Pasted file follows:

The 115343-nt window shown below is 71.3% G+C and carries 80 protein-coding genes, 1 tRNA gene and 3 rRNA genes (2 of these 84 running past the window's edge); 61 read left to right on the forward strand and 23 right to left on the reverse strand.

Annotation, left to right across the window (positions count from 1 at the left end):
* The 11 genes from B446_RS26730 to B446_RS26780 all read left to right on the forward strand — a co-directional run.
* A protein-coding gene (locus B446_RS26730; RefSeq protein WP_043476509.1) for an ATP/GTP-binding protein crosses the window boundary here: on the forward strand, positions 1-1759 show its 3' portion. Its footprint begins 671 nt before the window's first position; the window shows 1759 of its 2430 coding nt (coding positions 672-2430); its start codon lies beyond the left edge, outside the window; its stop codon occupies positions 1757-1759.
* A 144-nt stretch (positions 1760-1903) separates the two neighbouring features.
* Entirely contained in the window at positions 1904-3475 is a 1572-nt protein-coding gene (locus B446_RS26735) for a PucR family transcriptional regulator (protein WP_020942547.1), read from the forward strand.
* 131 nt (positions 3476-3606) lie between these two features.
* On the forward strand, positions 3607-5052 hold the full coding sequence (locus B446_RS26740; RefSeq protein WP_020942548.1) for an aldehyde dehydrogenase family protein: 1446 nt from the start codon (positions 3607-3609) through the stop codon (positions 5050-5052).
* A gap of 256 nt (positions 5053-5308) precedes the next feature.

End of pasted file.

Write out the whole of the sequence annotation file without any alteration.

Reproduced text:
The 115343-nt window shown below is 71.3% G+C and carries 80 protein-coding genes, 1 tRNA gene and 3 rRNA genes (2 of these 84 running past the window's edge); 61 read left to right on the forward strand and 23 right to left on the reverse strand.

Annotation, left to right across the window (positions count from 1 at the left end):
* The 11 genes from B446_RS26730 to B446_RS26780 all read left to right on the forward strand — a co-directional run.
* A protein-coding gene (locus B446_RS26730; RefSeq protein WP_043476509.1) for an ATP/GTP-binding protein crosses the window boundary here: on the forward strand, positions 1-1759 show its 3' portion. Its footprint begins 671 nt before the window's first position; the window shows 1759 of its 2430 coding nt (coding positions 672-2430); its start codon lies beyond the left edge, outside the window; its stop codon occupies positions 1757-1759.
* A 144-nt stretch (positions 1760-1903) separates the two neighbouring features.
* Entirely contained in the window at positions 1904-3475 is a 1572-nt protein-coding gene (locus B446_RS26735) for a PucR family transcriptional regulator (protein WP_020942547.1), read from the forward strand.
* 131 nt (positions 3476-3606) lie between these two features.
* On the forward strand, positions 3607-5052 hold the full coding sequence (locus B446_RS26740; RefSeq protein WP_020942548.1) for an aldehyde dehydrogenase family protein: 1446 nt from the start codon (positions 3607-3609) through the stop codon (positions 5050-5052).
* A gap of 256 nt (positions 5053-5308) precedes the next feature.